There's a sport for everyone.

There’s a sport for everyone.

“In the summer of 1984, three teenagers went to war.”

I would never go as far as to say that I hate sport as a concept, but I’m definitely not a fan. Oh sure, I’ll pay vague attention to the Euros or World Cup because my family usually have a sweepstake and money makes everything more interesting (this year I had Iceland, which started out more promising than I imagined). And I quite like the Olympics, too, if only for the spectacle of the thing and my nerdy love of lists and trivia, the Olympics being a non-stop barrage of medal tables and facts about the highest, longest, fastest, biggest, and so on.

But other than that, sport basically leaves me cold. I believe that if footballers are going to get paid that much then they should at least have the decency to be good. I don’t get how cricket can last five days and still end in a draw. I think wrestling is a waste of time, boxing is needlessly violent, golf is a good walk ruined, American football is actually just a stream of advertisements with twenty seconds of play in between, and I reserve a special hatred for tennis, with its weirdly intricate scoring system and all that bizarre grunting. PE lessons were the bane of my life at school, and while since then I have tried my hand at swimming, badminton and squash, the only physical activity I get very excited about is crazy golf.

The same is true of Andy Miller. A self-proclaimed sports atheist, he doesn’t understand anything to do with sport or why it’s so popular. It’s drilled into his head at school, where he is belittled by psychotic games teachers, that real men love sport and anyone who doesn’t is, well, a bit weird. Andy becomes determined to find a sport he enjoys and settles on miniature golf, which turns out to be less “windmills and water hazards” and more “specific equipment and competitive Germans”.

While getting in too deep with organisations that run miniature golf tournaments, Andy finds his game improving and starts learning to love the game, even. Along the way he begins regularly attending the football matches of Queen’s Park Rangers, finds himself reminded that to visit Wimbledon is to spend the day queuing, discovers that the Boat Race is fine as long as you’re drunk, marvels at the sheer spectacle of WWF wrestling, and even interviews a couple of PE teachers who turn out not to be psychopaths.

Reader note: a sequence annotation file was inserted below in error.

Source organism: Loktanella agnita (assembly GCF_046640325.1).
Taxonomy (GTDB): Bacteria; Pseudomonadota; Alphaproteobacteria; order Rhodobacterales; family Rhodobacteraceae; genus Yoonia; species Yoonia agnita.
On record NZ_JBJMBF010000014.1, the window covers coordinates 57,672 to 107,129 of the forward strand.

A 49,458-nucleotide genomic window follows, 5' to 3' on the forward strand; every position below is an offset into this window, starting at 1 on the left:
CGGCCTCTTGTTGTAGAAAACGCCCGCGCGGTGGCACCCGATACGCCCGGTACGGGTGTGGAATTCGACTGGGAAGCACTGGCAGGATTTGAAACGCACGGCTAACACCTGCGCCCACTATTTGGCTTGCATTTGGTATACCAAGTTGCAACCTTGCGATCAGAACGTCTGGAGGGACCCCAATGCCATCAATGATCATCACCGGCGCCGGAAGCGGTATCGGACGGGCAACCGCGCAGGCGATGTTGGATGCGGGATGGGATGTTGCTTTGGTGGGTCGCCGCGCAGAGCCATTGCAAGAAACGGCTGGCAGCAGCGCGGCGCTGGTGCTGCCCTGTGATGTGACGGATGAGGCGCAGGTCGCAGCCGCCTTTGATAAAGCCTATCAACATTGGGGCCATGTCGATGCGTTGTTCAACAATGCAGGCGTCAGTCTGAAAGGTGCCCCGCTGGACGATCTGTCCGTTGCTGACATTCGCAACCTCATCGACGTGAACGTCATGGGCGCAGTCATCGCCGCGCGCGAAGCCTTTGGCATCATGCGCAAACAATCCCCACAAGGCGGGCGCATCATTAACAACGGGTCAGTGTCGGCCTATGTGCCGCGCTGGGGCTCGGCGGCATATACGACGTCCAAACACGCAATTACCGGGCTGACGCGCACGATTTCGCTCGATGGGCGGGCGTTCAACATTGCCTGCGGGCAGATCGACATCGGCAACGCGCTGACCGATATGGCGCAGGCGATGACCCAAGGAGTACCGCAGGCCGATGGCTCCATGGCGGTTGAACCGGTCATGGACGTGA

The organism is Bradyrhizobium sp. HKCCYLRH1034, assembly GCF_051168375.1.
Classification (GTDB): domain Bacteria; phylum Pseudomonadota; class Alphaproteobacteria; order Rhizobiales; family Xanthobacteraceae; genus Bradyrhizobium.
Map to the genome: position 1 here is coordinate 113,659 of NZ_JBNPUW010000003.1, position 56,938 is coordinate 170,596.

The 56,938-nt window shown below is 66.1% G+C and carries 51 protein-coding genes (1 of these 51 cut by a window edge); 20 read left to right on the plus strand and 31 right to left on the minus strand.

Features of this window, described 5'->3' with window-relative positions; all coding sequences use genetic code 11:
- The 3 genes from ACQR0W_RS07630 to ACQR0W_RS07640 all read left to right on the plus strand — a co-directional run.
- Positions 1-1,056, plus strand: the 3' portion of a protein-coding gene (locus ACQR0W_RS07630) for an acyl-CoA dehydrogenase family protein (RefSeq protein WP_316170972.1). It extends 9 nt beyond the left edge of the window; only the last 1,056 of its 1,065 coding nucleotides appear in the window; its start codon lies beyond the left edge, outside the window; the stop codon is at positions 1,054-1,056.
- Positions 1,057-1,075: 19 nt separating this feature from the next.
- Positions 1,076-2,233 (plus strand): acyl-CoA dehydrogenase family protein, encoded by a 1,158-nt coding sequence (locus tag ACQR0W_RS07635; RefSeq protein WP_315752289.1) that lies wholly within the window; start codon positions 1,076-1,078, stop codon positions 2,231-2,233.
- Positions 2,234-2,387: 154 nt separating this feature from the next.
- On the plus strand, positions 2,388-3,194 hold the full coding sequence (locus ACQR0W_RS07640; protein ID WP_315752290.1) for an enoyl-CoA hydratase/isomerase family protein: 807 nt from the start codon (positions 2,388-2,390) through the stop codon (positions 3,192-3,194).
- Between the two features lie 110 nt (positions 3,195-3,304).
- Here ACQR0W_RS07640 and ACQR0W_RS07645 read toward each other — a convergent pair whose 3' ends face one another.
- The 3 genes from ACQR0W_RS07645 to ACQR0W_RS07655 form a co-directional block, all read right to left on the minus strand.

Genuinely funny, and insanely detailed in places when covering the games of miniature golf he and his new friends play, the book is a real laugh. As a fellow sports atheist, I can relate to him on so many levels, from his horror of having to take part in hockey lessons at school, to his English awkwardness on a Danish crazy golf course with some very loud Europeans. But he shines a light on some aspects of sports that I’d never considered, and his summary of how all sports are basically the same is a masterpiece.

A ball must be thrown or hit or pushed with a hand or foot or some kind of stick. Two individuals or two groups of individuals compete against one another on land or water or even in the air. They must ensure that they perform this activity within some designate lines or on a table or in a ring. In general, they must try not to fall over.

Truth is, ask me to the park on a warm day for a kickaround, or a friendly game of cricket and I’d probably be up for it, unless I’m in the middle of a particularly good book, which I usually am. Hell, let’s go swimming. I always enjoy a dip. But I think, like Andy realises, that what ruins sports more often than not is the people and companies around them. Capitalism has a lot to answer for, and sucking the fun out of sport is just one more of them. After all, a sport is really just a game with the fun removed anyway. Like Andy, I will never fully understand this world, but I guess millions can’t be wrong. Roll on, Rio 2016!

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